Monday, July 28, 2008

No More "WoW Killer" MMORPGs, Please

We've heard the phrase "WoW Killer" in reference to up and coming MMORPGs ever since the release of the retardedly successful MMO that spread the world of escapism via persistent online worlds to the masses.

While being a "WoW Killer" is certainly a lucrative prospect (what development or publishing company wouldn't want 62% or more of the MMORPG market share?), what has this goal given the gaming public?

Mediocre all-in-one attempts at dethroning the online giant. Penny Arcade inadvertently summed up the MMORPG industry with their E3 Press Conference Comic. Now replace Microsoft in the first frame with MMO marketers, Nintendo in the second frame with investors and community relationship managers, and Sony in the third frame with developers and you'll see an uncanny resemblance.

Here are a few games I've tried that attempted to take a slice of the pie from the King of MMOs:

  • City of Villains
  • Dark and Light
  • Vanguard: Saga of Heroes
  • Lord of the Rings Online
  • Age of Conan
Thankfully, there were a few atrocities that I was able to avoid thanks to my fellow gamers warning us in advance of how wasted our dollars & time would be if we purchased or played these products (The Matrix Online, Hellgate: London, RF Online, Tabula Rasa, Pirates of the Burning Sea).

What do all of these games have in common? Well, besides mediocrity of course. They all tried to do too much. So much that they failed to deliver in any specific area. So seems to be the trend with MMORPGs these days. Oh, to be a fly on the wall in today's MMO development studios.

I'm a firm believer that every MMORPG that receives financial backing and development support starts off with a few great ideas. A series of innovations that lure investors into green-lighting multi-million dollar products that promise to deliver great results. Somewhere down the line, priorities change. The intended PvE only game (LotRO) is pressured into adding PvP content to capture additional market share. Or the hardcore grind-fest is pressured into being more casual-friendly (Vanguard). In Age of Conan's case, the Free For All hack-n-slash and massive Siege-O-Matic 6000 PvP game is pressured into being more PvE friendly, with PvE raiding content added into the mix. To achieve what? That's right, more market share.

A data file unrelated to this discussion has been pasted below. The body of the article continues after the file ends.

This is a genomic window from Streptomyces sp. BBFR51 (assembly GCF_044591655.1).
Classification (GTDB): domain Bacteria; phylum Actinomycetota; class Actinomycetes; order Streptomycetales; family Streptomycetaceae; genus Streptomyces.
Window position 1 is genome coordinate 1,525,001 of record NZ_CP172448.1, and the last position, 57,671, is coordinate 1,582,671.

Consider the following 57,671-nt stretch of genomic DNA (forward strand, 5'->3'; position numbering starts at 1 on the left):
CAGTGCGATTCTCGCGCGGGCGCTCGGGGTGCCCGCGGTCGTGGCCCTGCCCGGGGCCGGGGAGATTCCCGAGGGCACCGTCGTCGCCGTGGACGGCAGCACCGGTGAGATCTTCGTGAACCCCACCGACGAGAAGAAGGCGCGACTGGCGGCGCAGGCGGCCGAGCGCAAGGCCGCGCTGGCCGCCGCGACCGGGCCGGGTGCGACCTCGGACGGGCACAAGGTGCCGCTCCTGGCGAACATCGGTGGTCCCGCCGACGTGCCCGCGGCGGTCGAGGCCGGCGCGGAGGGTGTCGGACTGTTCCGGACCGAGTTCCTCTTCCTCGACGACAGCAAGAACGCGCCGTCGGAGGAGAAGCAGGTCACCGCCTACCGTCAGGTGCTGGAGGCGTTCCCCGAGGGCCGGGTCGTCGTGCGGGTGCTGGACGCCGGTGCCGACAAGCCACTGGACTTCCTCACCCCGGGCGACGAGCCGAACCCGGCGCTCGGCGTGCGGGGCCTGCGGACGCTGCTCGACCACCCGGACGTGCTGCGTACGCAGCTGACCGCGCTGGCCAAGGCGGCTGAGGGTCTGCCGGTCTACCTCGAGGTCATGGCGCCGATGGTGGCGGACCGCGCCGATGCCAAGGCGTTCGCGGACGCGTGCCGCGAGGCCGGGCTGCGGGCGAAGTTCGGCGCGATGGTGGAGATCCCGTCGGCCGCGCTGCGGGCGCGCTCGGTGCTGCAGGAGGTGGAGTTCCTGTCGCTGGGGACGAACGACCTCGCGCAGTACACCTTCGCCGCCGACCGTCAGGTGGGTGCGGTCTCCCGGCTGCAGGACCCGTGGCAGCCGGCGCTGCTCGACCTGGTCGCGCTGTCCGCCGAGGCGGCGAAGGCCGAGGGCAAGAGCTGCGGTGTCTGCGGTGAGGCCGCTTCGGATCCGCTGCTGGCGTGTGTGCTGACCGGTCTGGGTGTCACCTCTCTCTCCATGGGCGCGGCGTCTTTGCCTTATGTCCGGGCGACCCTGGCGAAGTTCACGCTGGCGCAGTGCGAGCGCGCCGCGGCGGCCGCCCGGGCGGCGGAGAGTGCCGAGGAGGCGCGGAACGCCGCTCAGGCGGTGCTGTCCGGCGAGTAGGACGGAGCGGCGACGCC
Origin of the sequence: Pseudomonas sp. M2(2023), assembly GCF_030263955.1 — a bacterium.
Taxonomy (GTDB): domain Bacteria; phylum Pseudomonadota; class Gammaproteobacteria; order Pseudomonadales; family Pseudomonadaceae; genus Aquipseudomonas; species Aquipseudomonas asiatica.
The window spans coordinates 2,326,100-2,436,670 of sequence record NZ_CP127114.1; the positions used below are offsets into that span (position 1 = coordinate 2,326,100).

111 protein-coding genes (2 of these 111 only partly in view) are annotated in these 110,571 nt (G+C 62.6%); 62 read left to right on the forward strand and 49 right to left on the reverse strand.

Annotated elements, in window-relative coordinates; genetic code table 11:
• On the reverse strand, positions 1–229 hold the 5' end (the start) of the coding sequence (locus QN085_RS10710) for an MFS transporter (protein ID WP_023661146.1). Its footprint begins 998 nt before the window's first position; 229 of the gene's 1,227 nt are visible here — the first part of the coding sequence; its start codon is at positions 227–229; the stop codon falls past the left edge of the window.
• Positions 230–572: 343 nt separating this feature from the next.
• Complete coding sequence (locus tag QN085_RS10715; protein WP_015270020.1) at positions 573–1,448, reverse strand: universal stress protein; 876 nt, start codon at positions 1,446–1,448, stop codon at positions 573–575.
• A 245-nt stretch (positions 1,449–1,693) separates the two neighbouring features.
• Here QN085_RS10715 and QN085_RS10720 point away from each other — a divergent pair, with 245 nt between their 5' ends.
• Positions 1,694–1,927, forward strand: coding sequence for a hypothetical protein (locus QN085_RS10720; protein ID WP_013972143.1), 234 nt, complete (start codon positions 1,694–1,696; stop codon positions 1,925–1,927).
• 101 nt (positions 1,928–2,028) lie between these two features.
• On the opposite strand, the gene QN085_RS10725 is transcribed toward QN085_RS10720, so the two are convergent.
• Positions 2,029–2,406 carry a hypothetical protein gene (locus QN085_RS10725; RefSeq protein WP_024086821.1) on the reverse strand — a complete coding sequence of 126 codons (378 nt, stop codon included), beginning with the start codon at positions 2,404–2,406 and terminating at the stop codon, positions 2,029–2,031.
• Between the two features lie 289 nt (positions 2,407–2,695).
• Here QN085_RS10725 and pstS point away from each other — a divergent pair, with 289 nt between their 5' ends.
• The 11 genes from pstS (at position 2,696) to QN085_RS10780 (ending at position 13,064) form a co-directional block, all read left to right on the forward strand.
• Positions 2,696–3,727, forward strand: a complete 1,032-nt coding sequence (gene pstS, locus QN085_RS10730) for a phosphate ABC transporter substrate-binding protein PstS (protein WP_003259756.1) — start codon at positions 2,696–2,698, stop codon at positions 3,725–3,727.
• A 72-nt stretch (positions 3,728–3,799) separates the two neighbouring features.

The result of these all-in-wonders is a half-finished, bug-laden, polished turd.

What could have been a "unique and innovative combat system" (AoC) turns out to be a boring, uninspired twist on typical MMO mechanics, pressing up to 6 buttons to achieve what you got with one button press in prior games.

The "most amazing and interactive crafting system ever devised" (Vanguard) comes out as a half-assed puzzle game that inspires suicidal tendencies, not fun.

The "most in-depth character customization" and "exciting new PvP dynamics" (CoV) drowns in a sea of tedious grinding combined with consumable-laden frustration as you attempt to chase down Flash-wannabe #8793 and his mass-teleporting compatriots, hoping to gain a few brief seconds of fighting after a three hour long high-speed chase over the roof tops of what has become a very small gameworld once you started moving at 6000% of normal run speed.

All in all the result is more of the same crap we've seen before, just with a new skin on it.

Meet the New Boss

Same as the Old boss

The one developer who gets major kudos for sticking to their guns is CCCP. They found a solid niche audience, and they resisted the temptation of the masses. Sure, they only possess a 1.5% piece of that pie chart linked at the beginning of this post, but they clearly stand out amongst the other all-in-one clones and wannabes (WoW & Asian grind-fest MMORPGs excluded) as a victor. They found something they're good at, and found success with it.

What's the point? I hope more developers follow this mindset in the coming years so that we, the customers, can receive a product worth our money. The choice is in your hands, oh great and wise developers. Remember, the customer is the one who is going to make or break you, not your publisher. Don't listen to all of us. Listen to the ones who share your vision of the next great MMORPG, and you might stand a shot at creating it.


Wk said...

This was a really great post. Just thought I needed to say that.


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